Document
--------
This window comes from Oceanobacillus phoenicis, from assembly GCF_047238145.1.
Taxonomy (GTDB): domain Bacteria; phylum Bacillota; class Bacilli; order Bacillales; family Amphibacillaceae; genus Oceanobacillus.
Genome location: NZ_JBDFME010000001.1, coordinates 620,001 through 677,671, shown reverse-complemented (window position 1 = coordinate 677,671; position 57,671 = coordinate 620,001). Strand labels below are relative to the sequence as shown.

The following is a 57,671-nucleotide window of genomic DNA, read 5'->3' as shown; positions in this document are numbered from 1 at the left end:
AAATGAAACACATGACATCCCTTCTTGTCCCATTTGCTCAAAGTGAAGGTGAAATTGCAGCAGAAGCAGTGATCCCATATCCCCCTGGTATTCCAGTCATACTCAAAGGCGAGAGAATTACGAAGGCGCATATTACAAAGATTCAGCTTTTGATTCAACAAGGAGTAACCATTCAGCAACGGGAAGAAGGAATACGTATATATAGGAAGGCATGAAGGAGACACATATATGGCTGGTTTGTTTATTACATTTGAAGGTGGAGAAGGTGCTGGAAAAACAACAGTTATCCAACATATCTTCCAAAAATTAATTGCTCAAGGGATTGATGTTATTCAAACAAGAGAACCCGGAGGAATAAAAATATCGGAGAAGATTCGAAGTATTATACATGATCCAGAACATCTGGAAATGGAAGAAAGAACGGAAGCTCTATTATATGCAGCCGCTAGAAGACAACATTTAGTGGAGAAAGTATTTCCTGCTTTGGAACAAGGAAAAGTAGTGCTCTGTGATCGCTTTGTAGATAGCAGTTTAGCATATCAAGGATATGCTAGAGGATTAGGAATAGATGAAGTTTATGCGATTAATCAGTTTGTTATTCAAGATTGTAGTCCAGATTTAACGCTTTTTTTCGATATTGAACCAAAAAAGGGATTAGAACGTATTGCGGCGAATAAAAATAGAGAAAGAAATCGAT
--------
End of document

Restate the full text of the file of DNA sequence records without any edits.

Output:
This window comes from Oceanobacillus phoenicis, from assembly GCF_047238145.1.
Taxonomy (GTDB): domain Bacteria; phylum Bacillota; class Bacilli; order Bacillales; family Amphibacillaceae; genus Oceanobacillus.
Genome location: NZ_JBDFME010000001.1, coordinates 620,001 through 677,671, shown reverse-complemented (window position 1 = coordinate 677,671; position 57,671 = coordinate 620,001). Strand labels below are relative to the sequence as shown.

The following is a 57,671-nucleotide window of genomic DNA, read 5'->3' as shown; positions in this document are numbered from 1 at the left end:
AAATGAAACACATGACATCCCTTCTTGTCCCATTTGCTCAAAGTGAAGGTGAAATTGCAGCAGAAGCAGTGATCCCATATCCCCCTGGTATTCCAGTCATACTCAAAGGCGAGAGAATTACGAAGGCGCATATTACAAAGATTCAGCTTTTGATTCAACAAGGAGTAACCATTCAGCAACGGGAAGAAGGAATACGTATATATAGGAAGGCATGAAGGAGACACATATATGGCTGGTTTGTTTATTACATTTGAAGGTGGAGAAGGTGCTGGAAAAACAACAGTTATCCAACATATCTTCCAAAAATTAATTGCTCAAGGGATTGATGTTATTCAAACAAGAGAACCCGGAGGAATAAAAATATCGGAGAAGATTCGAAGTATTATACATGATCCAGAACATCTGGAAATGGAAGAAAGAACGGAAGCTCTATTATATGCAGCCGCTAGAAGACAACATTTAGTGGAGAAAGTATTTCCTGCTTTGGAACAAGGAAAAGTAGTGCTCTGTGATCGCTTTGTAGATAGCAGTTTAGCATATCAAGGATATGCTAGAGGATTAGGAATAGATGAAGTTTATGCGATTAATCAGTTTGTTATTCAAGATTGTAGTCCAGATTTAACGCTTTTTTTCGATATTGAACCAAAAAAGGGATTAGAACGTATTGCGGCGAATAAAAATAGAGAAAGAAATCGAT